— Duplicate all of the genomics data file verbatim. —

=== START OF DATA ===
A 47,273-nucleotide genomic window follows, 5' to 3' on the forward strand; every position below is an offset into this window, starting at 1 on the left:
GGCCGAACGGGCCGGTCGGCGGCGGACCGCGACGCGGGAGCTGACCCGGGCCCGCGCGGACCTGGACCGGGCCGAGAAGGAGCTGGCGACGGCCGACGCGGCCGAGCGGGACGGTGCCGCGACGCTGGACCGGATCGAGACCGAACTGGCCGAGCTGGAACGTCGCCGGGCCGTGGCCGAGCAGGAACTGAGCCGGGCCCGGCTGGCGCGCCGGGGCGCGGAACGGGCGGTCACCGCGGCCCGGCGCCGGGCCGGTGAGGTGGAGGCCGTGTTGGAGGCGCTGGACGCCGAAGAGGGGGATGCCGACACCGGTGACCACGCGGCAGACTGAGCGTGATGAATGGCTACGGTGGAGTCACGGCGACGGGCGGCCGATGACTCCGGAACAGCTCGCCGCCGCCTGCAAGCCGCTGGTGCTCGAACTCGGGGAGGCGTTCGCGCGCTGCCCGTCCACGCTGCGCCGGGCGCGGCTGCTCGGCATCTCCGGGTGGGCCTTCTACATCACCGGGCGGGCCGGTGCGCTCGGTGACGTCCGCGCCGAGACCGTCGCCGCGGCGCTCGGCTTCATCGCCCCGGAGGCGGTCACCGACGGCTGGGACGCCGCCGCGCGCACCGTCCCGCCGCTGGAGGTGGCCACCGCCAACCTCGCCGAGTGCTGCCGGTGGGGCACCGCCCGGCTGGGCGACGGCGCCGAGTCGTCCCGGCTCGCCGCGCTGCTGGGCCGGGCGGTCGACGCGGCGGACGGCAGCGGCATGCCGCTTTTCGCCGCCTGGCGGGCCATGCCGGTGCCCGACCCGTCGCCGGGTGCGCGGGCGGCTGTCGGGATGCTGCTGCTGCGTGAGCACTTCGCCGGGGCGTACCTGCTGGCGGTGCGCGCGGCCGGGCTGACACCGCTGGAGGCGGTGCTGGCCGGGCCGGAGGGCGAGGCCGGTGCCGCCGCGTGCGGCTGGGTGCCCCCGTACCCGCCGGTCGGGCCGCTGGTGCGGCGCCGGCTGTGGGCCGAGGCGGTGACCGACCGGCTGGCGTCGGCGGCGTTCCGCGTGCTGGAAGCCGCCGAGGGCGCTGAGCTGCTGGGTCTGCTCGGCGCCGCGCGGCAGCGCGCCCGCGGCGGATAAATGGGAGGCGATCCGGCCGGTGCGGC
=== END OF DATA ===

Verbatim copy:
A 47,273-nucleotide genomic window follows, 5' to 3' on the forward strand; every position below is an offset into this window, starting at 1 on the left:
GGCCGAACGGGCCGGTCGGCGGCGGACCGCGACGCGGGAGCTGACCCGGGCCCGCGCGGACCTGGACCGGGCCGAGAAGGAGCTGGCGACGGCCGACGCGGCCGAGCGGGACGGTGCCGCGACGCTGGACCGGATCGAGACCGAACTGGCCGAGCTGGAACGTCGCCGGGCCGTGGCCGAGCAGGAACTGAGCCGGGCCCGGCTGGCGCGCCGGGGCGCGGAACGGGCGGTCACCGCGGCCCGGCGCCGGGCCGGTGAGGTGGAGGCCGTGTTGGAGGCGCTGGACGCCGAAGAGGGGGATGCCGACACCGGTGACCACGCGGCAGACTGAGCGTGATGAATGGCTACGGTGGAGTCACGGCGACGGGCGGCCGATGACTCCGGAACAGCTCGCCGCCGCCTGCAAGCCGCTGGTGCTCGAACTCGGGGAGGCGTTCGCGCGCTGCCCGTCCACGCTGCGCCGGGCGCGGCTGCTCGGCATCTCCGGGTGGGCCTTCTACATCACCGGGCGGGCCGGTGCGCTCGGTGACGTCCGCGCCGAGACCGTCGCCGCGGCGCTCGGCTTCATCGCCCCGGAGGCGGTCACCGACGGCTGGGACGCCGCCGCGCGCACCGTCCCGCCGCTGGAGGTGGCCACCGCCAACCTCGCCGAGTGCTGCCGGTGGGGCACCGCCCGGCTGGGCGACGGCGCCGAGTCGTCCCGGCTCGCCGCGCTGCTGGGCCGGGCGGTCGACGCGGCGGACGGCAGCGGCATGCCGCTTTTCGCCGCCTGGCGGGCCATGCCGGTGCCCGACCCGTCGCCGGGTGCGCGGGCGGCTGTCGGGATGCTGCTGCTGCGTGAGCACTTCGCCGGGGCGTACCTGCTGGCGGTGCGCGCGGCCGGGCTGACACCGCTGGAGGCGGTGCTGGCCGGGCCGGAGGGCGAGGCCGGTGCCGCCGCGTGCGGCTGGGTGCCCCCGTACCCGCCGGTCGGGCCGCTGGTGCGGCGCCGGCTGTGGGCCGAGGCGGTGACCGACCGGCTGGCGTCGGCGGCGTTCCGCGTGCTGGAAGCCGCCGAGGGCGCTGAGCTGCTGGGTCTGCTCGGCGCCGCGCGGCAGCGCGCCCGCGGCGGATAAATGGGAGGCGATCCGGCCGGTGCGGC